Grand Lake Lumber & Crate Company
Located in the area around Grand Lake little is known about this operation. It owned 21 miles of track although its locomotive roster is unknown. Operations are only known to have taken place from 1935 through 1936.
Montezuma Lumber Company
This company originally began as the New Mexico Lumber company of 1927, a division of McPhee & McGinty, located in the Durango area. it operated 45 miles of track via subsidiary Colorado & Southwestern Railroad with 1 geared and 4 standard locomotives. In 1936 the entire operation came under the direction of the Montezuma Lumber Company, which had apparently reduced rail service to 5 miles with 2 locomotives until service was suspended in 1949. In addition, Montezuma had another mill at Arloa which operated a 14 mile railroad with 1 standard locomotive. It is only known to have been in use from 1908-1911.
Hallack & Howard Lumber Company
operation had numerous tracts in the west from which it
harvested and included the states of Colorado, New Mexico, and Idaho.
It was headquartered in Denver and was originally founded in 1867.
While Hallack & Howard owned their own fleet of rolling stock and
locomotives (all of which were ex-D&RGW or Colorado & Southern),
in Colorado and New Mexico the company regularly worked with the Denver
& Rio Grande, later the Denver & Rio Grande Western, to either
move its finished lumber to market
or serve its mills directly. The H&HL's history and general
operations are tough to find information on although it remained in
operation until its sale in 1960 when most of the rail lines were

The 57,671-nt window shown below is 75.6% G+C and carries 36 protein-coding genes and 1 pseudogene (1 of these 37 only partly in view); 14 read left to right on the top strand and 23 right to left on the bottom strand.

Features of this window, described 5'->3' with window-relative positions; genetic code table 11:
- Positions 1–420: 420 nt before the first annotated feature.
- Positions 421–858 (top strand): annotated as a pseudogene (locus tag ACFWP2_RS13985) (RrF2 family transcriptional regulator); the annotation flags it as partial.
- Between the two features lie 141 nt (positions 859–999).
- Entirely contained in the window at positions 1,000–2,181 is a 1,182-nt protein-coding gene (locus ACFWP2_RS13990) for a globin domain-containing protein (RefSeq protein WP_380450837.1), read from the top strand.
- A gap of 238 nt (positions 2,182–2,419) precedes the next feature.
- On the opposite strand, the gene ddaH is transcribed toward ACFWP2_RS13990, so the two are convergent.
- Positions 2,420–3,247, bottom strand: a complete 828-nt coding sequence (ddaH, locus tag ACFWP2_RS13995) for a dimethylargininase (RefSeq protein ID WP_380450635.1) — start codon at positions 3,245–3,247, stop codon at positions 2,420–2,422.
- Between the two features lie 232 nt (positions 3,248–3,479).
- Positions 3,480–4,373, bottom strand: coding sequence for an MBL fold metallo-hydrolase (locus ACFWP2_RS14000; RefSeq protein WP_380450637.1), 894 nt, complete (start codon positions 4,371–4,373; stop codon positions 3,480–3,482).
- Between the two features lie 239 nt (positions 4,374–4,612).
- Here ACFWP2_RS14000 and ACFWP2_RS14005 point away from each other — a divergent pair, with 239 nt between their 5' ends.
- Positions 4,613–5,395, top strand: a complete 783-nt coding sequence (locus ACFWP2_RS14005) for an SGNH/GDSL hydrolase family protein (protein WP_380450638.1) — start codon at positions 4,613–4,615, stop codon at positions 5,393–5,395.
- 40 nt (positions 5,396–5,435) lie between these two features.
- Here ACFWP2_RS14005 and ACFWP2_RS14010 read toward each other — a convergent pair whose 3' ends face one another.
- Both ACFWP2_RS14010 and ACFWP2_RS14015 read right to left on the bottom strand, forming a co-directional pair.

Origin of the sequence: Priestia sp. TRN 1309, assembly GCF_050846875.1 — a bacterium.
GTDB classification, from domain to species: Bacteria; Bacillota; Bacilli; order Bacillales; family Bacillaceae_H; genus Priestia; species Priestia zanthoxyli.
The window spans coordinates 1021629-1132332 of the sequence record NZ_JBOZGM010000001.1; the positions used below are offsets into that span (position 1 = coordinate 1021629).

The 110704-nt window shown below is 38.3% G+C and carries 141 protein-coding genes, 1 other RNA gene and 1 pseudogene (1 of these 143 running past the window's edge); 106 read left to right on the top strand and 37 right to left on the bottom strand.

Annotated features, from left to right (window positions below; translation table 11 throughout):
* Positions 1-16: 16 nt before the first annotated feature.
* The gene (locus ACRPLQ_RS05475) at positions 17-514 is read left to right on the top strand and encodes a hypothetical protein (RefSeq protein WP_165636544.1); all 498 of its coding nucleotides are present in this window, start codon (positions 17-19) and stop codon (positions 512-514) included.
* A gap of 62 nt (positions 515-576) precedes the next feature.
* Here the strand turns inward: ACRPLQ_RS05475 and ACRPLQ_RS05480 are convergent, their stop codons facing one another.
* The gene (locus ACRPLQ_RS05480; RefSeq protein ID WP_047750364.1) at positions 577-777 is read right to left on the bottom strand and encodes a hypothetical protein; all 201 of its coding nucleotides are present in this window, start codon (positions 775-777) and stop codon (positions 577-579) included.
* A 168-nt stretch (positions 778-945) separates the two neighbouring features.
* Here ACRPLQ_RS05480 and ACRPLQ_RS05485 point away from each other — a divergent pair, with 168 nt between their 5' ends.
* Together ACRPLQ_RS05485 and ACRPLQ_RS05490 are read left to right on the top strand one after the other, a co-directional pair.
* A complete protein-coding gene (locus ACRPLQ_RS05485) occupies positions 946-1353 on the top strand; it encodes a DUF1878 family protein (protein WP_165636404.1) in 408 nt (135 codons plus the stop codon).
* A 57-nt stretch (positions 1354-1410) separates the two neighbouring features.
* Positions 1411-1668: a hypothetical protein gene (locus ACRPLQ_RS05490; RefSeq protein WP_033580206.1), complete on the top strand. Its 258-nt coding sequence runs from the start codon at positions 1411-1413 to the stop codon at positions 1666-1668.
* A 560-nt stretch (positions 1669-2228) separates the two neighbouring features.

likewise sold off or abandoned.
McPhee & McGinnity Lumber Company
This lumber company was one of the oldest located in the west,
dating as far back as 1869. At its peak the company owned about 60
miles of narrow-gauge railroad and vast tracks of timber in Colorado,
which was primarily centered around its mill at McPhee. It began
operations in 1891 as the Denver and Rio Grande Southern Railroad and
slowly expanded over the years to grow to its peak mileage. Much of the
company's locomotives were second-hand purchases from the Denver &
Rio Grande and Rio Grande & Southwestern Railroad. Logging
operations by rail mostly ended in 1932 although a short five-mile
segment remained in use until 1948.
Rio Grande, Pagosa & Northern Railroad
This railroad was owned by the Pagosa Lumber Company, a
company that was founded by Alexander T. Sullenberger, one of the most
successful timber businessmen in southwest Colorado and northwest New
It was a narrow-gauge line serving Dyke and South Pagosa
Springs with the company's sawmill located in Azotea, New Mexico. The
RGP&N had connections with the D&RGW's nearby narrow-gauge
operations (which were at Chama, about eight miles away), which moved
the finished timber to market. Some of the other Colorado logging railroads or companies that
operated in the state include the Fisher Lumber Company Railroad, Rocky
Mountain Railway, Rust Logging Road, Trinchera Estates Lumber Company
Railroad, Montezuma Lumber Company Railroad, Rio Grand Southern, and
Sayra Newton Lumber Company. For more information about the state's logging railroads please click here.
Many thanks to Kramer Adams' book, "Logging Railroads Of The West," for help in researching Colorado's logging railroads.
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